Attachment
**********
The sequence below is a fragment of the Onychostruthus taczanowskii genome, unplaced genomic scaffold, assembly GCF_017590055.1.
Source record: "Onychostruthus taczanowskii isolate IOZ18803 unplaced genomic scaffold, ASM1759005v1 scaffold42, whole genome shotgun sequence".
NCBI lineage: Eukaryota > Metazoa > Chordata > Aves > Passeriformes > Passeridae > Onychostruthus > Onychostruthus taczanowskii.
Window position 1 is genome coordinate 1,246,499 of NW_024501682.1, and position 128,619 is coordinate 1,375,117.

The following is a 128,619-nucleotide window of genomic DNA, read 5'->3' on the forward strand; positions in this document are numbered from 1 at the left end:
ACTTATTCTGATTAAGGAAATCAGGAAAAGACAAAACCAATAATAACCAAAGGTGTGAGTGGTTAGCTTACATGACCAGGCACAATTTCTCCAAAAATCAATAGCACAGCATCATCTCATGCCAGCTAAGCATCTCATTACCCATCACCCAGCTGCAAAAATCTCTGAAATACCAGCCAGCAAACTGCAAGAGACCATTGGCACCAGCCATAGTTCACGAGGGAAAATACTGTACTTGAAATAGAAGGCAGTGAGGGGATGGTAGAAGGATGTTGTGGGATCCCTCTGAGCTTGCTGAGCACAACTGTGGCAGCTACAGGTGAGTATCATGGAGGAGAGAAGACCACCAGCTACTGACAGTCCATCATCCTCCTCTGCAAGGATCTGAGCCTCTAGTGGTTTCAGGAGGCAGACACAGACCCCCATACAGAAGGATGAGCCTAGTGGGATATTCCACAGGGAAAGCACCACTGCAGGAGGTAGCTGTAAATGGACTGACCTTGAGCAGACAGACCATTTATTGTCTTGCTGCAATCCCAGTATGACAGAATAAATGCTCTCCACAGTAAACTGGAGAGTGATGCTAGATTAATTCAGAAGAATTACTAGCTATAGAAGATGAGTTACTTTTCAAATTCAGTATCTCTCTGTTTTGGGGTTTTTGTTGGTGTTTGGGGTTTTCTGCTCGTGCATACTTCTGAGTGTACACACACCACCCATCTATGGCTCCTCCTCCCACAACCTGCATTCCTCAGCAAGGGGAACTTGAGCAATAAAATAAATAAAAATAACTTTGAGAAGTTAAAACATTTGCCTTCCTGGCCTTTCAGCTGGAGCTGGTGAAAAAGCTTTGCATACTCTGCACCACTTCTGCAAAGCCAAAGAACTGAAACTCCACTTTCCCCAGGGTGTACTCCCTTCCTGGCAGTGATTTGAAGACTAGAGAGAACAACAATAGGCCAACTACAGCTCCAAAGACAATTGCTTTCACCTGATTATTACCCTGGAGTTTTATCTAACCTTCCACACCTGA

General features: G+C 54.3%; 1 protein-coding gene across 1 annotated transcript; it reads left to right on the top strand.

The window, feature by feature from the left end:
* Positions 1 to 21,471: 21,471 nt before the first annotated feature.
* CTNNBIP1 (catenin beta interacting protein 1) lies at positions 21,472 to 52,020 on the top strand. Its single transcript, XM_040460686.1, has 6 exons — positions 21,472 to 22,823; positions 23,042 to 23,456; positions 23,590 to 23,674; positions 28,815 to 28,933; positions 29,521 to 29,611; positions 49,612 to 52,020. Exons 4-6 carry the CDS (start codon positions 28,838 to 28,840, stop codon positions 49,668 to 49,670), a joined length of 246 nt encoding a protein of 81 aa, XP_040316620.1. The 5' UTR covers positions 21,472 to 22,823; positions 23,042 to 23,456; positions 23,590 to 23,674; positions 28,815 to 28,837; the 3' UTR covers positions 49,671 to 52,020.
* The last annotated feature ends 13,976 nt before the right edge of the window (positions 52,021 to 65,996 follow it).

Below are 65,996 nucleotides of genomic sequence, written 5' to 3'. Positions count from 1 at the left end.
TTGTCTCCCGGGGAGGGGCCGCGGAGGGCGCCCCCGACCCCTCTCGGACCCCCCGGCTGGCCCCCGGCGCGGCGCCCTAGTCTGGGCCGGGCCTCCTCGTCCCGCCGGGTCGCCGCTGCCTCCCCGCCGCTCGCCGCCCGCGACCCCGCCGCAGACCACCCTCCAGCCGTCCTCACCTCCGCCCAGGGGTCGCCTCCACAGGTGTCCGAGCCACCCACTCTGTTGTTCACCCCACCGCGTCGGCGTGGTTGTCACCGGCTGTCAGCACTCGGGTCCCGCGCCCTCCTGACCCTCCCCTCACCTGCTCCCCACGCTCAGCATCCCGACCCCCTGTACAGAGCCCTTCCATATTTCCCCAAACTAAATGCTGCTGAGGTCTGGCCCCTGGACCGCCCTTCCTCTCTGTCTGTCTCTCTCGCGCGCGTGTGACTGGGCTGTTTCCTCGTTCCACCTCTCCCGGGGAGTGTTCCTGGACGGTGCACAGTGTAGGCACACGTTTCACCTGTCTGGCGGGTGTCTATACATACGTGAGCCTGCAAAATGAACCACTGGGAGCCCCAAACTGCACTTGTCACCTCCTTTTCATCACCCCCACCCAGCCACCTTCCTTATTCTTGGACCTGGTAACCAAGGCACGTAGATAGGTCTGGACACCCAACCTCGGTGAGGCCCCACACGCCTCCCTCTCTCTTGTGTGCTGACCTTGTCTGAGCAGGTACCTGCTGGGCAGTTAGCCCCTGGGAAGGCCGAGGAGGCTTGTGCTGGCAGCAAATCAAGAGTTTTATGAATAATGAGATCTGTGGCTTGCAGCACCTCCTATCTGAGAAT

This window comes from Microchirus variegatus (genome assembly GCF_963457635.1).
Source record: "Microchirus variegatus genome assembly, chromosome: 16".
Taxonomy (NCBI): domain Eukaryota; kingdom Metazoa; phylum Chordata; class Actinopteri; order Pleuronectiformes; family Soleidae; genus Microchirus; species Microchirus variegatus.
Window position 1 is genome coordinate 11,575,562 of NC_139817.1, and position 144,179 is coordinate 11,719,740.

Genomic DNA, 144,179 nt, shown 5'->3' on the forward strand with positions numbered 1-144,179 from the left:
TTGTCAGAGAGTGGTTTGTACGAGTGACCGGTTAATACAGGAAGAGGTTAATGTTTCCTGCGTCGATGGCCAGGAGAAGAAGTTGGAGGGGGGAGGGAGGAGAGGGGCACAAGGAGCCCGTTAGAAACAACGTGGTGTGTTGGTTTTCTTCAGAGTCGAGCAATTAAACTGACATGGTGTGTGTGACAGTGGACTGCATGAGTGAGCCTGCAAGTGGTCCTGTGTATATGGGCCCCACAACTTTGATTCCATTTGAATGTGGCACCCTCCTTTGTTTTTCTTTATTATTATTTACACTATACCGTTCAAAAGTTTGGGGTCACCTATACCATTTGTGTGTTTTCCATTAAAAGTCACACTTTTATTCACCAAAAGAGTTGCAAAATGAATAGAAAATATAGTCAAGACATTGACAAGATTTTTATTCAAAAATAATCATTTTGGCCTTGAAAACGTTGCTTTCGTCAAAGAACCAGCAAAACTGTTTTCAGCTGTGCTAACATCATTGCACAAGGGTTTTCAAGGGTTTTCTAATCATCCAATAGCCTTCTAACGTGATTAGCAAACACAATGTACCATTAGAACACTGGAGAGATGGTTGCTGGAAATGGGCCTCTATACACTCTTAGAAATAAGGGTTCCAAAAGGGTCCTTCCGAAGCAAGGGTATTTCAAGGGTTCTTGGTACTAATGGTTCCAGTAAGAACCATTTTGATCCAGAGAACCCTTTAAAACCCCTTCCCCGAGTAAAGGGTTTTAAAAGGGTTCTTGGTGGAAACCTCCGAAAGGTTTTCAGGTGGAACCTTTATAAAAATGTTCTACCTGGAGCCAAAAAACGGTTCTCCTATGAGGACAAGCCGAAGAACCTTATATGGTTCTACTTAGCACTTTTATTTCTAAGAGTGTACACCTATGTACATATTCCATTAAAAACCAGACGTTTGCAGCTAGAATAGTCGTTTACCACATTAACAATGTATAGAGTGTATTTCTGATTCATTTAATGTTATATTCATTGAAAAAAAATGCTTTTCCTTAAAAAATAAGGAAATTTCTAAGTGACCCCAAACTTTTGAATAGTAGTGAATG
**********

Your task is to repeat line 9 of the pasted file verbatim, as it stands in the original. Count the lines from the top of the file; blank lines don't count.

* Positions 1 to 21,471: 21,471 nt before the first annotated feature.